Pop Culture

Canada’s Favourite TV Detective Yannick Bisson Has a Passion for Porsches

Yannick Bisson has more than 60 film and TV credits to his name, but he’s best known for his role as Detective William Murdoch on Canada’s most watched drama, Murdoch Mysteries. It’s a role he’s had on the internationally acclaimed series for 16 seasons and counting. The 53-year-old Montreal native loves the spotlight and acting just as much as he loves fast cars and driving. He owns a 2002 Porsche 996 Turbo, a 2023 Land Rover Defender 110 Carpathian Edition SUV, and is also building a custom hot rod from a 1995 Porsche 911.

Petrina Gentile: What sparked your interest in cars?

Yannick Bisson: When I was very small, my father had a ’68 Camaro RS and it had a 396. Shortly after I was born, he had to get rid of it. My grandfather, when I was little, had a body shop. My uncle was very big into cars – he had tow trucks and service stations. I was always aware of another world out there that includes cool cars. Also, being a Quebecer and having Gilles Villeneuve as a global presence at the time was a big deal. That’s what started my interest in cars.

PG: When did your passion for Porsches start?

YB: One day when I was six or seven, in my neighbourhood near Montreal, there was a green car that looked very special. It had black bumpers, chrome, green metallic paint, and a gold crest across on it with Porsche. It was not a normal car because the engine was somewhere in the back. I couldn’t figure that out, but I knew it was special and I never forgot that.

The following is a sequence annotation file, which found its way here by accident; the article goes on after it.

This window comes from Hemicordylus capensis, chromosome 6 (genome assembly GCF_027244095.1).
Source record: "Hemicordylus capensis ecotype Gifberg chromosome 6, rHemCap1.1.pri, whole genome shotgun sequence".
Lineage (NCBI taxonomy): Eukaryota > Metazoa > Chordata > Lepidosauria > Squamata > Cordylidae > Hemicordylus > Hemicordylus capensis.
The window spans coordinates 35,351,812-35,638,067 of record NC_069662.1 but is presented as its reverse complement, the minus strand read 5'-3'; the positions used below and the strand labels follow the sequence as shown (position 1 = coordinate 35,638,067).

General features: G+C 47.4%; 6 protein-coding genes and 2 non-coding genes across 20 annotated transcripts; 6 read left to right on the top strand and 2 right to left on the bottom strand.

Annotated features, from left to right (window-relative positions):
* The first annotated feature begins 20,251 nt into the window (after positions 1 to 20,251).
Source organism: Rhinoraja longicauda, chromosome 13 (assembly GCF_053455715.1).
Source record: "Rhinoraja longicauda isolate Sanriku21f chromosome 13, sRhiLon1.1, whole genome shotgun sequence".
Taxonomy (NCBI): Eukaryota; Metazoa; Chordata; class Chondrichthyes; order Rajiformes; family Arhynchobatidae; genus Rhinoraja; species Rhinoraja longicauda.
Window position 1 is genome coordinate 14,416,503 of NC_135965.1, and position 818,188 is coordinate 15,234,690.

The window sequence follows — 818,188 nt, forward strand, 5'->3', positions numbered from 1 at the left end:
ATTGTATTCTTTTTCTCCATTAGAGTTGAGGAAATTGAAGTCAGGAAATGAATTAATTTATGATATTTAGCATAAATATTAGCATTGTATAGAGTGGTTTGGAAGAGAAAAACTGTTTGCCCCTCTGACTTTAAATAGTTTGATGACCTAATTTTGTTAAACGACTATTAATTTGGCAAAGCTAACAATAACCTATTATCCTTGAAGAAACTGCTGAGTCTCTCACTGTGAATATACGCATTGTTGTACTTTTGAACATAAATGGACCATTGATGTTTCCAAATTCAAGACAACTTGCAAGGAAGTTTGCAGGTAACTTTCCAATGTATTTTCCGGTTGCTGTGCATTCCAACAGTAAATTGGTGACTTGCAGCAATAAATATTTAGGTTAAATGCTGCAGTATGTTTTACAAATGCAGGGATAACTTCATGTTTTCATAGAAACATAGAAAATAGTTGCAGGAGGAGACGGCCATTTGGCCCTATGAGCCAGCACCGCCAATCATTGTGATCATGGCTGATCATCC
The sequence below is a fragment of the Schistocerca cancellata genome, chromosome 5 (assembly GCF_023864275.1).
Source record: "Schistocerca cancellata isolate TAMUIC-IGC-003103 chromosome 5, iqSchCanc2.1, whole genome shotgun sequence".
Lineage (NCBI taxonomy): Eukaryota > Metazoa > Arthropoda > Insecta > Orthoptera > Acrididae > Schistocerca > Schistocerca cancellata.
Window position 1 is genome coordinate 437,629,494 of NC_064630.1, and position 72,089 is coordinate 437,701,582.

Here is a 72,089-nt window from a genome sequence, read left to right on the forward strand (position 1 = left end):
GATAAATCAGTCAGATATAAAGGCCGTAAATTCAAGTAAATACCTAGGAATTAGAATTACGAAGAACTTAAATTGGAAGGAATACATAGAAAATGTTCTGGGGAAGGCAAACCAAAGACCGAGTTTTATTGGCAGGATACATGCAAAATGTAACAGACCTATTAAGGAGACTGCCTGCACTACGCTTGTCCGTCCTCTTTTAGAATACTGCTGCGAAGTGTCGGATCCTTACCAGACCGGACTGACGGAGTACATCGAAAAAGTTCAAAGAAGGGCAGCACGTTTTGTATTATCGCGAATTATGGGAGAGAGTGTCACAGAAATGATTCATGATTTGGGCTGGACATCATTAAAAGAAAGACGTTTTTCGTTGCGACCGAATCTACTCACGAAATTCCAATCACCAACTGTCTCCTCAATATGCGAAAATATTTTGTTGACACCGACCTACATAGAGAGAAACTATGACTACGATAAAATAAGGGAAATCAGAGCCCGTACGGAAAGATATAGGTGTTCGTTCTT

PG: Are you mechanically inclined? Are you hands-on when it comes to building your custom Porsche?

YB: That’s a complex restoration modification project. This thing has been built out of 25 different cars – even the gears and gearbox have been sourced from different cars. All the body panels were cut off and different ones put on. The roof is custom-made carbon fibre. This is highly specialized work that I’m definitely not going to involve myself in, but the decision-making and vision is what I wanted. I wanted to stitch together some of my favourite aspects of a group of two or three Porsche models all into one. I started with a salvage car because I didn’t want to cut up a perfectly good one. I actually put a bunch of cars together – that’s taken three years and a lot of skilled hands.

PG: How did you end up with the Defender?

YB: The Defender wasn’t planned. There’s a global shortage of cars and when the lease on our Range Rover Sport was up, we ordered something to replace it but it was going to be two years to get a car from Land Rover. Then, I got a call from a gentleman who said, “I have a customer who just cancelled an order on a special edition Land Rover Defender with a supercharged V8 and they’re not going to be making more,” so I took it.

It’s utilitarian. It’s a proven car and wheelbase that’s capable of doing a lot of things. It has very nice adjustable suspension and traction. Inside, it’s more beefy and less luxurious, so I can cart around my bike and equipment to go to the cottage. And it has good responsiveness because of that supercharged V8. It was a welcome change with more cargo space.